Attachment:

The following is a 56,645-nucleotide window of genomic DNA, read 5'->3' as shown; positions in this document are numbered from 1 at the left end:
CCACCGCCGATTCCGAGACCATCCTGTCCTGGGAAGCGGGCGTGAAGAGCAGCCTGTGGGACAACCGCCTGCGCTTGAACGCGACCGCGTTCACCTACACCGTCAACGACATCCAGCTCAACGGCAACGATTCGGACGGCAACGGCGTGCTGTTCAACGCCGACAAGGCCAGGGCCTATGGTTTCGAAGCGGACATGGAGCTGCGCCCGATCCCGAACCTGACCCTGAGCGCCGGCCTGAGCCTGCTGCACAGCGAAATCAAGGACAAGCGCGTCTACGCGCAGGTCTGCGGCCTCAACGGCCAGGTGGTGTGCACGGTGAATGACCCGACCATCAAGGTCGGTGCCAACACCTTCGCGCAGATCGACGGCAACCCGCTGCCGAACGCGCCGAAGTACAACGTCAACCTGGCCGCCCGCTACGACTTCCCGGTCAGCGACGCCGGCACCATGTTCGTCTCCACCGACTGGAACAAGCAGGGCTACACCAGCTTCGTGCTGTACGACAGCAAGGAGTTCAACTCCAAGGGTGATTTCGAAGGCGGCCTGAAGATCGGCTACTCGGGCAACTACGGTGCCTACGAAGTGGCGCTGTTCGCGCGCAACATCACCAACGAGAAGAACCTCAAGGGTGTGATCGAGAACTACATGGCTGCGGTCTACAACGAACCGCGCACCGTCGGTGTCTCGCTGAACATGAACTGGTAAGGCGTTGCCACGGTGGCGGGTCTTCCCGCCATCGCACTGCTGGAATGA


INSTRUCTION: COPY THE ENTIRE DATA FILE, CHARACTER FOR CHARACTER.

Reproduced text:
The following is a 56,645-nucleotide window of genomic DNA, read 5'->3' as shown; positions in this document are numbered from 1 at the left end:
CCACCGCCGATTCCGAGACCATCCTGTCCTGGGAAGCGGGCGTGAAGAGCAGCCTGTGGGACAACCGCCTGCGCTTGAACGCGACCGCGTTCACCTACACCGTCAACGACATCCAGCTCAACGGCAACGATTCGGACGGCAACGGCGTGCTGTTCAACGCCGACAAGGCCAGGGCCTATGGTTTCGAAGCGGACATGGAGCTGCGCCCGATCCCGAACCTGACCCTGAGCGCCGGCCTGAGCCTGCTGCACAGCGAAATCAAGGACAAGCGCGTCTACGCGCAGGTCTGCGGCCTCAACGGCCAGGTGGTGTGCACGGTGAATGACCCGACCATCAAGGTCGGTGCCAACACCTTCGCGCAGATCGACGGCAACCCGCTGCCGAACGCGCCGAAGTACAACGTCAACCTGGCCGCCCGCTACGACTTCCCGGTCAGCGACGCCGGCACCATGTTCGTCTCCACCGACTGGAACAAGCAGGGCTACACCAGCTTCGTGCTGTACGACAGCAAGGAGTTCAACTCCAAGGGTGATTTCGAAGGCGGCCTGAAGATCGGCTACTCGGGCAACTACGGTGCCTACGAAGTGGCGCTGTTCGCGCGCAACATCACCAACGAGAAGAACCTCAAGGGTGTGATCGAGAACTACATGGCTGCGGTCTACAACGAACCGCGCACCGTCGGTGTCTCGCTGAACATGAACTGGTAAGGCGTTGCCACGGTGGCGGGTCTTCCCGCCATCGCACTGCTGGAATGA